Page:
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    BMA423 lockup

    BMA423 lockup



    I'm interfacing a BMA423 with an nRF52810. The chip is working in i2c mode at address 0x18 (SDO line to GND).

    I'm using the API library provided at

    The first time I ran the code, calling bma423_init() was successfully able to communicate with the chip and read the chip ID. But when calling bma423_write_config(), the chip accepted a few dozens of 8-byte chunks, but at some point, it stopped responding (doesn't ACK the I2C address or pulls the bus down anymore). Now bma423_init() fails every time.

    The worst part is that this situation is persistent. I couldn't get the chip to respond anymore.

    What I tried:

    • I tried I2C address 0x19 or other commands with no luck.
    • I hooked up a logic analyzer. The ACK bit after the I2C address and R/W bit is indeed 1 (NACK). No other signs of life at the other end.
    • I reproduced the issue with another board.

    More info:

    • SDA and SCL both seem to have the proper logic levels.
    • INT1 and INT2 are both connected to 2 MCU pins configured as inputs
    • The CSB pin is tied to VDD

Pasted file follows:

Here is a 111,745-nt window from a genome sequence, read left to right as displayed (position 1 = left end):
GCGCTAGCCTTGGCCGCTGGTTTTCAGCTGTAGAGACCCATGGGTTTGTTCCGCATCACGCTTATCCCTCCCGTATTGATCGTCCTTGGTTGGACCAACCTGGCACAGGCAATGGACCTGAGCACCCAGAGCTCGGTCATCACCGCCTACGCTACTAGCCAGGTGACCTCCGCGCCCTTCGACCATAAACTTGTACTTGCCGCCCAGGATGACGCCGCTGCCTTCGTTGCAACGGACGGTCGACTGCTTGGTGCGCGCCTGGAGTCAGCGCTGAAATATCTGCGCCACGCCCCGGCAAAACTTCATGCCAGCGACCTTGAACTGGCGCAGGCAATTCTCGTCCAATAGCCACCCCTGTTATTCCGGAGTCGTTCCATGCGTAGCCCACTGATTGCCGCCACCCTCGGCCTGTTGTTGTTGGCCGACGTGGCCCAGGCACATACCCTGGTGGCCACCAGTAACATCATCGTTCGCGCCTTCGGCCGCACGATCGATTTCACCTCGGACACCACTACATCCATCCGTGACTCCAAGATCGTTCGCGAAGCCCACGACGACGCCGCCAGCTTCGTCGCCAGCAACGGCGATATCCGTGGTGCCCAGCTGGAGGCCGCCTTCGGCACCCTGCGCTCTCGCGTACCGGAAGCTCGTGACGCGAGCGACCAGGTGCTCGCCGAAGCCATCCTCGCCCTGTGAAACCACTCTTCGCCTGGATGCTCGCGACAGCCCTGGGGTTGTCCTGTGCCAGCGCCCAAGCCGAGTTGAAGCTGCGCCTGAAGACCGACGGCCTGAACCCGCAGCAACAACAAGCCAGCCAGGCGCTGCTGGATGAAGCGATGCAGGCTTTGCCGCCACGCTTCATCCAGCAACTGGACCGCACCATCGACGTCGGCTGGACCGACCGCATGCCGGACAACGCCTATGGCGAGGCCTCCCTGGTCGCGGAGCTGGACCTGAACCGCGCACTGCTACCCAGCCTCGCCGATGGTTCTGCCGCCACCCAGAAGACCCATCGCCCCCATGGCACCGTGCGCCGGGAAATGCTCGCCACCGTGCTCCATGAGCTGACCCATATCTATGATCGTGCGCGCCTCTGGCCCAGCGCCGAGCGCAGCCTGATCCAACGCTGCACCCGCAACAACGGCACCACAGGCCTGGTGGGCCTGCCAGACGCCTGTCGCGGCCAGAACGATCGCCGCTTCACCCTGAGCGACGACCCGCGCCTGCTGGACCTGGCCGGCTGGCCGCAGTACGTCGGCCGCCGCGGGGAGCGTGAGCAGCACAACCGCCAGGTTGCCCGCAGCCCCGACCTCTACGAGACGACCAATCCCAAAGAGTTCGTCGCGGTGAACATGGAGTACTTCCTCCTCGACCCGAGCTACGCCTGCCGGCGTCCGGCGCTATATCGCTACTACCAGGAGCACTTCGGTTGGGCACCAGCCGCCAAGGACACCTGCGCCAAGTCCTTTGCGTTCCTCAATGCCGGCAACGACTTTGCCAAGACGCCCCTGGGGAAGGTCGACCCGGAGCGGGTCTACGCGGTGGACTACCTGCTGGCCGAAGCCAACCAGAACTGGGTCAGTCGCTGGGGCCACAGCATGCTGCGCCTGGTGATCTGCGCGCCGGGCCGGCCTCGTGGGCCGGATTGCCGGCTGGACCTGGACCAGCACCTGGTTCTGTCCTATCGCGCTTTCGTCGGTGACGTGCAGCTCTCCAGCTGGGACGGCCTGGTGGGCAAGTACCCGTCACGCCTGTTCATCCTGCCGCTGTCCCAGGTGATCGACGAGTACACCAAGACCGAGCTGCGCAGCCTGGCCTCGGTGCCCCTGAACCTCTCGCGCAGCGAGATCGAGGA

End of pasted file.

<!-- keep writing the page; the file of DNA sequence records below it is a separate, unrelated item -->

• The chip is working at 3.3V
    • The I2C bus is working at 100KHz
    • It responded the first time until some point in the transmission of the config file (on both boards) and then seemingly locked up permanently.

    We're on a tight deadline so any support would be greatly appreciated.

    Thanks in advance,


    3 REPLIES 3


    I still don't know why the config file transfer is failing, but fortunately what was causing it to appear permanent was a decoupling cap that kept the chip powered on for a long time over power cycles, which makes much more sense.



    After some trial and error the problem was that I was splitting the I2C write access into 2 I2C transactions (1st: write register address without stop condition, 2nd: write data (single byte or burst) with stop condition). This doesn't always work.
    Now I buffer the reg address + data to write and do the write access in one single transaction. This works every time.

    Sometimes it's good to document and explain one's progress to question what is usually taken for granted, get new perspectives and try different stuff. Most of the time the cause of the problem pops up by itself.

    Hi Mike,

    I'm glad you solved you issue quickly. In this case, the first debugging step would be to validate your system with the specifications of the datasheet. There is a diagram showing the required protocol to use on the i2c bus.